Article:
IL-2 is implicated in activation, proliferation and expansion of T cells during GvHD. The role of IL-2 in GvHD involves the amplification of the allogeneic immune response, activation of T cells, NK cells and the secretion of TNF-α by macrophages. High dose of IL-2 after allo-HSCT attenuates GvHD mortality in irradiated mice. However, low dose of IL-2 decreases the incidence of GvHD. Importantly low IL-2 restores the homeostasis of regulatory T cells (Tregs) without impairing the GVT effects. However, there is some controversy in the use of IL-2 to suppress GvHD. For example, in an experimental mouse GvHD model administration of IL-2 to a donor mouse induces proliferation of Tregs but is insufficient to suppress GvHD. In a xenogenic mouse model of GvHD, low-dose of IL-2 increased Tregs but it did not control the production of proinflamatory cytokines by conventional T cells (Tcons)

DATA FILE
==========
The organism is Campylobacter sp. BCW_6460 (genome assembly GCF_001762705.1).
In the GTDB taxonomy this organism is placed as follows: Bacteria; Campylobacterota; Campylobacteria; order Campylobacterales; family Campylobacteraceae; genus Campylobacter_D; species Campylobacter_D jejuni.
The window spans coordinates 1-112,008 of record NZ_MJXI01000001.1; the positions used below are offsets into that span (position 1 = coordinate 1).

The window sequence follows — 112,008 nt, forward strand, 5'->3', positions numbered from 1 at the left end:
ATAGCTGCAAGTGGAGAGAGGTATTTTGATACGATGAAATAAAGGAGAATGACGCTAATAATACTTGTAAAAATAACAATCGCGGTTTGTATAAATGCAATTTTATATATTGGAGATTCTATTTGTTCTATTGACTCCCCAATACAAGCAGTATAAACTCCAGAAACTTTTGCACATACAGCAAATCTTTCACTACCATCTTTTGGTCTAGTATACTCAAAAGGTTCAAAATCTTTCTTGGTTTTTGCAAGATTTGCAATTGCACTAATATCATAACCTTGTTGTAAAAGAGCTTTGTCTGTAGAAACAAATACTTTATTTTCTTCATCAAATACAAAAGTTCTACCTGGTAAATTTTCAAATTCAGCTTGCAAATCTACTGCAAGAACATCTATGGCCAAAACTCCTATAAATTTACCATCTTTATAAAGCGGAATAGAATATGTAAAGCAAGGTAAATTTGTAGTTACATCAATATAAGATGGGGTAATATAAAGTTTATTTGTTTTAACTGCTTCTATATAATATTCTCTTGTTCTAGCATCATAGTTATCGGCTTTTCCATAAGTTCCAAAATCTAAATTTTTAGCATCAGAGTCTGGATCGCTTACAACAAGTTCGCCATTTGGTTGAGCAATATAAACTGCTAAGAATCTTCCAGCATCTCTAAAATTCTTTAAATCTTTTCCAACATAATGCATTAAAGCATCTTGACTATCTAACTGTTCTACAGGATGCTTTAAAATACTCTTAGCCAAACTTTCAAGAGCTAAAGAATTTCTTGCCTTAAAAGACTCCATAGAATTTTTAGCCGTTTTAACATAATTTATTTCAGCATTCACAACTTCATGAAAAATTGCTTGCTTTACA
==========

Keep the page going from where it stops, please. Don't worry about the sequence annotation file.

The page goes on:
Interleukin-12 (IL-12)

Donor T cell activation in phase 2 of GvHD is characterized by the presence of IL-12. IL-12 is a heterodimeric cytokine produced by DCs and macrophages that mediates cellular immunity. The dimeric components are the subunits p40 and p35. Because subunit p40 drives Th1 differentiation the use of anti-p40 Ab appears to reduce aGvHD.

Interferon-gamma (IFN-γ)

IFN-γ is important in both innate and adaptive immune responses, as well as in the induction and regulation of antimicrobial, antiviral and anti-tumor immunity.

IFN-γ is produced by activated T cells, NKT cells and NK cells. IFN-γ inhibits GvHD in lethally irradiated mice undergoing allo-HSCT. However, in sub-lethally, or un-irradiated mice IFN-γ increases the lethality of GvHD. Therapeutic effects of IFN-γ appear to depend on the conditioning regimen.